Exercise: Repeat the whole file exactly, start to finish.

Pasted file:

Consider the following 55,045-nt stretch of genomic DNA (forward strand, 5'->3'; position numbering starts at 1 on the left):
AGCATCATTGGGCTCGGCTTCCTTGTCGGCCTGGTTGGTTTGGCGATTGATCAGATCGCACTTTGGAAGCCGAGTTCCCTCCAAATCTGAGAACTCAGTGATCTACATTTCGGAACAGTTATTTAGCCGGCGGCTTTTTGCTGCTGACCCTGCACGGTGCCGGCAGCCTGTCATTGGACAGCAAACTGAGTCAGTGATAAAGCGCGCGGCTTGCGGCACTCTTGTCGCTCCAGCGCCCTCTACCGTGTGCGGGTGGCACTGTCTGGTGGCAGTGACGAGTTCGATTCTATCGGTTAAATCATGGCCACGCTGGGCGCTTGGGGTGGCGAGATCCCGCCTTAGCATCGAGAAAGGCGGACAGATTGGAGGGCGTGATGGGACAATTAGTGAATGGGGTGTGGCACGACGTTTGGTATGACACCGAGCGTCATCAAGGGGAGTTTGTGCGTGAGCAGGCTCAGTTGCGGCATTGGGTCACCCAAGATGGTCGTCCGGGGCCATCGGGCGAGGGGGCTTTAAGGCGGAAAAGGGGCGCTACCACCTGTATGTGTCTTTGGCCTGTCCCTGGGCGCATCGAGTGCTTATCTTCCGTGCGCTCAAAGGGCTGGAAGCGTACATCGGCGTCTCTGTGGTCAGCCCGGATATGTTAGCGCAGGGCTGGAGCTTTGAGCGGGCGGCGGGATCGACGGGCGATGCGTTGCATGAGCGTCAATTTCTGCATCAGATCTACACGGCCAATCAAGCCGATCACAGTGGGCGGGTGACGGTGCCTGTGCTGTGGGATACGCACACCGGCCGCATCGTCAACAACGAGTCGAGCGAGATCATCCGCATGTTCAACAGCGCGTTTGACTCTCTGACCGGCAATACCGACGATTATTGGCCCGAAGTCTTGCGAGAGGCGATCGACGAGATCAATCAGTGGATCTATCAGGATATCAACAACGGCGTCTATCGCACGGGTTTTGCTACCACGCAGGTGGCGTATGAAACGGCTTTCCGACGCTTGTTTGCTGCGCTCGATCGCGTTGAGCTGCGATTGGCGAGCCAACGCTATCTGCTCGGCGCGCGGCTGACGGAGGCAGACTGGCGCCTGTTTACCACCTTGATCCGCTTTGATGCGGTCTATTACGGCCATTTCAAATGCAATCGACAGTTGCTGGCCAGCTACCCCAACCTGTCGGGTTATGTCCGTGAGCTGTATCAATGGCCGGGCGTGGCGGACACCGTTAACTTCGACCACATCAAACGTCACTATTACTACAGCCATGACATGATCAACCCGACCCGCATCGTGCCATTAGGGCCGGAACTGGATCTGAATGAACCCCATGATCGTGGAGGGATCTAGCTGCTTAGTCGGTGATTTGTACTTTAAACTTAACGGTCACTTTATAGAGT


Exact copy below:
Consider the following 55,045-nt stretch of genomic DNA (forward strand, 5'->3'; position numbering starts at 1 on the left):
AGCATCATTGGGCTCGGCTTCCTTGTCGGCCTGGTTGGTTTGGCGATTGATCAGATCGCACTTTGGAAGCCGAGTTCCCTCCAAATCTGAGAACTCAGTGATCTACATTTCGGAACAGTTATTTAGCCGGCGGCTTTTTGCTGCTGACCCTGCACGGTGCCGGCAGCCTGTCATTGGACAGCAAACTGAGTCAGTGATAAAGCGCGCGGCTTGCGGCACTCTTGTCGCTCCAGCGCCCTCTACCGTGTGCGGGTGGCACTGTCTGGTGGCAGTGACGAGTTCGATTCTATCGGTTAAATCATGGCCACGCTGGGCGCTTGGGGTGGCGAGATCCCGCCTTAGCATCGAGAAAGGCGGACAGATTGGAGGGCGTGATGGGACAATTAGTGAATGGGGTGTGGCACGACGTTTGGTATGACACCGAGCGTCATCAAGGGGAGTTTGTGCGTGAGCAGGCTCAGTTGCGGCATTGGGTCACCCAAGATGGTCGTCCGGGGCCATCGGGCGAGGGGGCTTTAAGGCGGAAAAGGGGCGCTACCACCTGTATGTGTCTTTGGCCTGTCCCTGGGCGCATCGAGTGCTTATCTTCCGTGCGCTCAAAGGGCTGGAAGCGTACATCGGCGTCTCTGTGGTCAGCCCGGATATGTTAGCGCAGGGCTGGAGCTTTGAGCGGGCGGCGGGATCGACGGGCGATGCGTTGCATGAGCGTCAATTTCTGCATCAGATCTACACGGCCAATCAAGCCGATCACAGTGGGCGGGTGACGGTGCCTGTGCTGTGGGATACGCACACCGGCCGCATCGTCAACAACGAGTCGAGCGAGATCATCCGCATGTTCAACAGCGCGTTTGACTCTCTGACCGGCAATACCGACGATTATTGGCCCGAAGTCTTGCGAGAGGCGATCGACGAGATCAATCAGTGGATCTATCAGGATATCAACAACGGCGTCTATCGCACGGGTTTTGCTACCACGCAGGTGGCGTATGAAACGGCTTTCCGACGCTTGTTTGCTGCGCTCGATCGCGTTGAGCTGCGATTGGCGAGCCAACGCTATCTGCTCGGCGCGCGGCTGACGGAGGCAGACTGGCGCCTGTTTACCACCTTGATCCGCTTTGATGCGGTCTATTACGGCCATTTCAAATGCAATCGACAGTTGCTGGCCAGCTACCCCAACCTGTCGGGTTATGTCCGTGAGCTGTATCAATGGCCGGGCGTGGCGGACACCGTTAACTTCGACCACATCAAACGTCACTATTACTACAGCCATGACATGATCAACCCGACCCGCATCGTGCCATTAGGGCCGGAACTGGATCTGAATGAACCCCATGATCGTGGAGGGATCTAGCTGCTTAGTCGGTGATTTGTACTTTAAACTTAACGGTCACTTTATAGAGT